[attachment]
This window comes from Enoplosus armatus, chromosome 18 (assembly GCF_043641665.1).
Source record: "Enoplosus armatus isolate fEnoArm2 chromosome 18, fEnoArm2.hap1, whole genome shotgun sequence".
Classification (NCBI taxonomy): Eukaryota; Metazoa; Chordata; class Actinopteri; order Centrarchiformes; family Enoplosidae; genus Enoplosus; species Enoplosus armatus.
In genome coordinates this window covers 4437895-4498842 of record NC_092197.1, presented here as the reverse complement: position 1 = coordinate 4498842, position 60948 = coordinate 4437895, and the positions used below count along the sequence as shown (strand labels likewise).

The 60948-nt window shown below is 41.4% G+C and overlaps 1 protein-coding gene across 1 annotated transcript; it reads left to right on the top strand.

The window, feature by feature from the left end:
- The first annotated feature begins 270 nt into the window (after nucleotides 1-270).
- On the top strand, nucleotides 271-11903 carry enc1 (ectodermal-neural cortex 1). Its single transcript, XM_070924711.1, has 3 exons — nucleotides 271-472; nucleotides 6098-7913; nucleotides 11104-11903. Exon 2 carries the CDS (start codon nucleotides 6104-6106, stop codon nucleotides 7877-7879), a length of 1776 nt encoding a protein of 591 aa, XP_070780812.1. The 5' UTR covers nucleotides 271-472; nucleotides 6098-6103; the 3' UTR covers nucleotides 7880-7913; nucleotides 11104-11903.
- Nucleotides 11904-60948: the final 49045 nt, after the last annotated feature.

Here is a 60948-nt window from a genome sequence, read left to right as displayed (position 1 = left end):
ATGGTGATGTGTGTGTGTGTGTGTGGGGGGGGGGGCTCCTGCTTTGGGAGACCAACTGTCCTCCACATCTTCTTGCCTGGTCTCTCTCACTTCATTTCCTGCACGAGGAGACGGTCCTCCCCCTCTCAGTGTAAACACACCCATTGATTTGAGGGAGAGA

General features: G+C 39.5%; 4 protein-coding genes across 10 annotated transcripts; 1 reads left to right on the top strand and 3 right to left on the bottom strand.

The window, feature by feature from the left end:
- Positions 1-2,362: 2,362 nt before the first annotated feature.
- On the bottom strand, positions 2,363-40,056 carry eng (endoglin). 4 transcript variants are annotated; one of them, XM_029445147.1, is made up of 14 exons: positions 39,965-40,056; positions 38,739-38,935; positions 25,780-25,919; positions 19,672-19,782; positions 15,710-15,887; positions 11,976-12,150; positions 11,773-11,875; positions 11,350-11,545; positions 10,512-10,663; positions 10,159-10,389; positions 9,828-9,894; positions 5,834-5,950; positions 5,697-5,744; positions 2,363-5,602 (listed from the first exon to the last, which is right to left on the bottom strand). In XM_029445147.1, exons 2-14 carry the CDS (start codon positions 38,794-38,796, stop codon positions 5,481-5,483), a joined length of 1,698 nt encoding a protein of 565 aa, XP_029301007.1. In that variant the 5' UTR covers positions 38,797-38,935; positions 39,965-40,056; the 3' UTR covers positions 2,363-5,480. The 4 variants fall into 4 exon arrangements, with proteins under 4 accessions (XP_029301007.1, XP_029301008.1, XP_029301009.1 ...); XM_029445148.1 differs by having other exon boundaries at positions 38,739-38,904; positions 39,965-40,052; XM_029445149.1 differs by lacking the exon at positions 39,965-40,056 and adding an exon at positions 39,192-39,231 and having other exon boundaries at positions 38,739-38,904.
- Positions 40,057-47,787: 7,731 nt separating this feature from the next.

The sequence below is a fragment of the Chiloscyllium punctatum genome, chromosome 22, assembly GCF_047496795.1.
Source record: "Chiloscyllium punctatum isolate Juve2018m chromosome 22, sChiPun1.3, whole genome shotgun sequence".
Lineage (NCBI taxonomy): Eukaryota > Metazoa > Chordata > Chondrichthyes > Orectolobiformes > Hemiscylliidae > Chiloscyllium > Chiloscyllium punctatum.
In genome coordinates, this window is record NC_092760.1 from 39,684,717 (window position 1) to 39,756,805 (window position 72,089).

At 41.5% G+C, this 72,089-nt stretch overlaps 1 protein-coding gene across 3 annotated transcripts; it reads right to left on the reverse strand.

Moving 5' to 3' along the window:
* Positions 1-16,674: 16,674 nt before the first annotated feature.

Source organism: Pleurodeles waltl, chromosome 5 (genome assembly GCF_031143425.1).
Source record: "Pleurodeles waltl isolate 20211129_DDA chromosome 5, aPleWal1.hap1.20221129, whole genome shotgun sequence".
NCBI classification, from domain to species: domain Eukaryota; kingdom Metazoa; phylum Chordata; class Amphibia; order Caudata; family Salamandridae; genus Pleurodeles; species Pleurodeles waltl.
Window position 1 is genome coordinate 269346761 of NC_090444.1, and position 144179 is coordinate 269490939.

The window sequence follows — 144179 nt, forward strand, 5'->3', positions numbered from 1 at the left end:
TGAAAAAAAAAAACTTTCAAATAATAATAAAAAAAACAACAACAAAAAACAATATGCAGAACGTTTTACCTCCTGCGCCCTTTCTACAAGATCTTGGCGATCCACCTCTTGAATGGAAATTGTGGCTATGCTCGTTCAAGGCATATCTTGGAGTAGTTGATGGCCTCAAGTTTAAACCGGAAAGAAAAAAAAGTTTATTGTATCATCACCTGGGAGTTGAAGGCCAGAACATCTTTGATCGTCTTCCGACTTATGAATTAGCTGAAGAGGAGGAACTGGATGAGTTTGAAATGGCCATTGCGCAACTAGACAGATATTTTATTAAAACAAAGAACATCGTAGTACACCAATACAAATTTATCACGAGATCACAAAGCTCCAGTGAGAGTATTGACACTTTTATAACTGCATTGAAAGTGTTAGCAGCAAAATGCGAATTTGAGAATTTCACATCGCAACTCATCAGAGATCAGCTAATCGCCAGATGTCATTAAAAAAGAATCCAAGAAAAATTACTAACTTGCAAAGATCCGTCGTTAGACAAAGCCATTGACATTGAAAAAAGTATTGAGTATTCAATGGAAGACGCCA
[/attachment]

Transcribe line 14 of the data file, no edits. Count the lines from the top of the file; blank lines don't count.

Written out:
- Positions 1-2,362: 2,362 nt before the first annotated feature.